The government has already taken 400 million away from the national biotech fund still on standby

The government has already taken 400 million away from the national biotech fund still on standby

Mise allocates additional funds for the Enea tech and biomedical fund to Invitalia. Yet another trip to a project to support startups and the life sciences supply chain that never took off

Biotech (Girl with red hat / Unsplash) There is no peace for the Enea Tech and Biomedica l Foundation, which should take care of finance the technology transfer in the biotech sector in Italy. Born in December 2020 under the then Conte 2 government as Enea Tech and immediately branded as a clone of the National Innovation Fund of Cassa Depositi e Prestiti, it does not have time to place one of the 500 million euros provided by the current Minister of Economic development, Giancarlo Giorgetti, decides to change its name, statute, top management and tasks to deal only with biotechnologies.

In July, the Sostegni bis decree sanctions the transformation. And he entrusts her with an additional 400 million for conversion projects. Which, a summer time, pass under the control of the National Agency for the Attraction of Investments and Business Development. Alias ​​Invitalia, whose CEO is Domenico Arcuri, rejoiced in the role of coronavirus emergency commissioner upon the arrival of Mario Draghi at Palazzo Chigi.

On the bench

Enea Tech and Biomedical seem to have ended up in the harbor of the mists. You should play a leading role in these months, given that the government isa> preparing to start a national supply chain for the production of the Moderna vaccine against Covid-19, as Il Sole 24 Ore recalls. However, the foundation remained without a statute. A new board of directors must be appointed. Three seats go to the Ministry of Economic Development (Mise), which would have in mind to place Giorgetti's consultant for vaccines and former Minister of Economy and Finance in Count 1, Giovanni Tria, as president. The other two, on the other hand, belong to the Departments of Health and Education. The foundation site has been frozen since May. On LinkedIn the profile has disappeared. In the spring there were a thousand startup projects screened, the first investments on the ramp, then the stop.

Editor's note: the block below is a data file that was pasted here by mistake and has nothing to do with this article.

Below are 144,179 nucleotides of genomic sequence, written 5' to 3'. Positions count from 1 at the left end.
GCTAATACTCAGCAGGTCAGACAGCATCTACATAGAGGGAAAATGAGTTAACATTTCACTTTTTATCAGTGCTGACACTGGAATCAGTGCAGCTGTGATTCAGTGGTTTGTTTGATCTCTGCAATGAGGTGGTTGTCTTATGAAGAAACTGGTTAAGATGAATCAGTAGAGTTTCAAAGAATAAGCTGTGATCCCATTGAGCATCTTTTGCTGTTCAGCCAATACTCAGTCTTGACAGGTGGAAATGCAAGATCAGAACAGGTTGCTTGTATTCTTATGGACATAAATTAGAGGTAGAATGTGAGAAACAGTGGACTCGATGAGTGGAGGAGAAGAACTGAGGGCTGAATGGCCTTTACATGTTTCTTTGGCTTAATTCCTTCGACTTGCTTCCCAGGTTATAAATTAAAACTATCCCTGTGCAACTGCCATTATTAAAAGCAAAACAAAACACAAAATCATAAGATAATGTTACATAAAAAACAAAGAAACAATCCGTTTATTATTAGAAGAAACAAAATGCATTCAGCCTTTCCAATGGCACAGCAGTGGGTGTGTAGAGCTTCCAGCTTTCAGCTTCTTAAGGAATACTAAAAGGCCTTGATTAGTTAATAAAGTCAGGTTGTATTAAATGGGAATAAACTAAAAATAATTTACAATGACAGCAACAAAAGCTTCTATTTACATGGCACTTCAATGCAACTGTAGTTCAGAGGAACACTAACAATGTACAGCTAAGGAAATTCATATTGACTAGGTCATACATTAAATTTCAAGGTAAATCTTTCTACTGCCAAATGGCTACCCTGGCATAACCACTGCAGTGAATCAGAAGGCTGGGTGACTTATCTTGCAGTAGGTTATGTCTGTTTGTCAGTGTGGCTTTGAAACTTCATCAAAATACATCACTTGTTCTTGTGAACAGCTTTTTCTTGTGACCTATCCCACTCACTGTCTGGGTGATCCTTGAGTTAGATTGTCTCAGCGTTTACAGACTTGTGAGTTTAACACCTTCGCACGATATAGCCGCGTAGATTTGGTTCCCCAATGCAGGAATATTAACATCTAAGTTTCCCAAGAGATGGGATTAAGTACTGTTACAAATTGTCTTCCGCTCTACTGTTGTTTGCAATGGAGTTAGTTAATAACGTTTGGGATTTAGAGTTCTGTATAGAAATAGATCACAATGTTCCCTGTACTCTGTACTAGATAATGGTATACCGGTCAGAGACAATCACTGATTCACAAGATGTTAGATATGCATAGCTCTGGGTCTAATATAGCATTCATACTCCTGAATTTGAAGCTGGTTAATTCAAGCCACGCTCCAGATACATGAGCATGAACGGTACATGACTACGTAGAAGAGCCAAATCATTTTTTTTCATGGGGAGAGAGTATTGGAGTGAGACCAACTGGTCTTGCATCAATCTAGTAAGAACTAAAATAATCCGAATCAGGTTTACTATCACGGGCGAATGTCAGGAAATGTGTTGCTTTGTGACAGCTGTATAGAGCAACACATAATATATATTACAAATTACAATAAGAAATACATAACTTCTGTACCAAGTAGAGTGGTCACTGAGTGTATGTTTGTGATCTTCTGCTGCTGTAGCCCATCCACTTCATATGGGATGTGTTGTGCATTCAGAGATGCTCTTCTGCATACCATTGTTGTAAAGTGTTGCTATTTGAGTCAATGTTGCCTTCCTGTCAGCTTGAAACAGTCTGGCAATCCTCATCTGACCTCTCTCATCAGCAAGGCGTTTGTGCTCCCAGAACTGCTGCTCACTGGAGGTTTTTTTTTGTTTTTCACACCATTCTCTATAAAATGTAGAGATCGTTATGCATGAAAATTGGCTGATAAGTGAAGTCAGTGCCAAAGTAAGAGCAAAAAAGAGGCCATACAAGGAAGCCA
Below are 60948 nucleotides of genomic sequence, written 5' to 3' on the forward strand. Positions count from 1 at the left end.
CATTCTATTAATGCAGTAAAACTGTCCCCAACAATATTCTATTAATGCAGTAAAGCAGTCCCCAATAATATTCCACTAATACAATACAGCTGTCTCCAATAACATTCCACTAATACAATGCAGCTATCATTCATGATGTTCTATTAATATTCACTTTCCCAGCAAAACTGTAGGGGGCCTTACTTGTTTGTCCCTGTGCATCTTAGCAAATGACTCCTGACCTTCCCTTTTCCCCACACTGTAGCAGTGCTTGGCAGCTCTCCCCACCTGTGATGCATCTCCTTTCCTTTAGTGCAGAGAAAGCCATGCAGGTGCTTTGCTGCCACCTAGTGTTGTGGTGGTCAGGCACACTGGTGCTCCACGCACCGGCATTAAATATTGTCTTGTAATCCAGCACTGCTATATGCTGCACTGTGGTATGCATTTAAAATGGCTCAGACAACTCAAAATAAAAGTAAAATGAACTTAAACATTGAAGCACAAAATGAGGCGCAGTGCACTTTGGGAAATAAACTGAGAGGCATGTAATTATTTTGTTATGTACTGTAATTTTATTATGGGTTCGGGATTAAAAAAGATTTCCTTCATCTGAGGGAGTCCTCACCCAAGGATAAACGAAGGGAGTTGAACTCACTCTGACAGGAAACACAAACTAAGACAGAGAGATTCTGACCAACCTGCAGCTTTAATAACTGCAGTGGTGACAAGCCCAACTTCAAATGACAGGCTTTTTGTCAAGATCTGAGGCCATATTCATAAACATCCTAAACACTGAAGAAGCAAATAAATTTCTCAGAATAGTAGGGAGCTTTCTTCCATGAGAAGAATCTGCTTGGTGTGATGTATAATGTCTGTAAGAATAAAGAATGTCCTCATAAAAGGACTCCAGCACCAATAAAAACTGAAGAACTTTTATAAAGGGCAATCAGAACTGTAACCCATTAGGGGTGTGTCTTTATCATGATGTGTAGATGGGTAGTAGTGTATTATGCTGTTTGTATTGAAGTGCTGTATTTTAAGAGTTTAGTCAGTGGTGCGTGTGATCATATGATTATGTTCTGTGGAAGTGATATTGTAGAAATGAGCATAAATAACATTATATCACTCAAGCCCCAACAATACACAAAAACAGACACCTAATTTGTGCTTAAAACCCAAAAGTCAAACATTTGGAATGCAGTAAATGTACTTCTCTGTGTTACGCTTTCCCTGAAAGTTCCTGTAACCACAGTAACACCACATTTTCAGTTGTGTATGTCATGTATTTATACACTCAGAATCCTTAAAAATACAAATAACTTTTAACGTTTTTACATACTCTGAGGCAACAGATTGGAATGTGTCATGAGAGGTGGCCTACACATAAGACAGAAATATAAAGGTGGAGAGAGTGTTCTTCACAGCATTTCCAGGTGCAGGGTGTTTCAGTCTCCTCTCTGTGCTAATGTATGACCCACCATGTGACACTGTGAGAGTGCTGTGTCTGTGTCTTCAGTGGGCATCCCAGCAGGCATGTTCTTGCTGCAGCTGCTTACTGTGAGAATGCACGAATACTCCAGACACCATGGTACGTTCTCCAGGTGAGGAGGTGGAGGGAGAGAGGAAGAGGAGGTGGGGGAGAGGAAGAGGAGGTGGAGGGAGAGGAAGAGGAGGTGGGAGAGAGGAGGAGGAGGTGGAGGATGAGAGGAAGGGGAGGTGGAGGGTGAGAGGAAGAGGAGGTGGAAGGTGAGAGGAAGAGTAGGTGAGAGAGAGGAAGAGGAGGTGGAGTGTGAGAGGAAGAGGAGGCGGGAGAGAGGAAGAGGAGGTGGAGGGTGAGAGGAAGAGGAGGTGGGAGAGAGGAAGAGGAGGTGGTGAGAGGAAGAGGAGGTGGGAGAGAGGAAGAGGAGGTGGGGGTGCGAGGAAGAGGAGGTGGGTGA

And from Monday 20 September the additional 400 million have also been moved. To put it in black and white is a provision signed by Giuseppe Bronzino, general manager of the direction for business incentives of the Mise, which Wired was able to view. Since "based on the current state of operation of the Fund for technology transfer, there are no additional resources required at present", Giorgetti's offices have transferred the chips to the contracts that Invitalia, controlled by the Ministry of Finance, deals with. So much so that on September 20, at noon, the window was reopened to present the subsidy requests, which were closed at the beginning of August.

A painful change

The deduction weighs on Enea Tech and Biomedical. The Sostegni bis decree confirmed its treasury of 500 million, binding half of it to specifically biomedical activities: biotechnology, telemedicine, production of medical devices and prevention of health emergencies. The additional 400 million should have strengthened this mission, reducing instead the "generalist" financing to startups, from microelectronics to artificial intelligence. However, since the Mise did not receive any projects on the subject (and it would have been difficult for them to have arrived, given that the foundation is headless), the funds were allocated elsewhere. Thus the 31 employees, who manage the ordinary administration of a machine with the engine off, and the first agreements with the Emilia-Romagna Region and with the European Space Agency (ESA) end up on the bench.

What in spite of the equilibrium of the former owner of the Mise, now in agriculture, Stefano Patuanelli, the original Enea Tech risked colliding with the mission of the most powerful National Innovation Fund, which has 1.36 billion assets under management, 400 million capital approved and 9 dedicated funds (the last one, launched on 13 September, aims to bring companies in the four most strategic sectors for Italy, namely industry, energy, services and infrastructures to the world of innovation), it has been clear since from the beginning. As well as the risk that an overlap could nullify investments in research and development, which in Italy are low compared to the European average (500 million in venture capital in 2019, against 10.2 billion in the United Kingdom, 5.4 in Germany and 4.4 of France).

And with 696 companies in life science technologies in 2019 (they were 505 ten years earlier) and about 770 million investments (data from the sector association, Assobiotec) l Italy has a leading sector in the biotech sector, which, however, suffers from its medium-small size. There would be 500 million to make it grow. But those who have them in their wallet at the moment cannot spend them.

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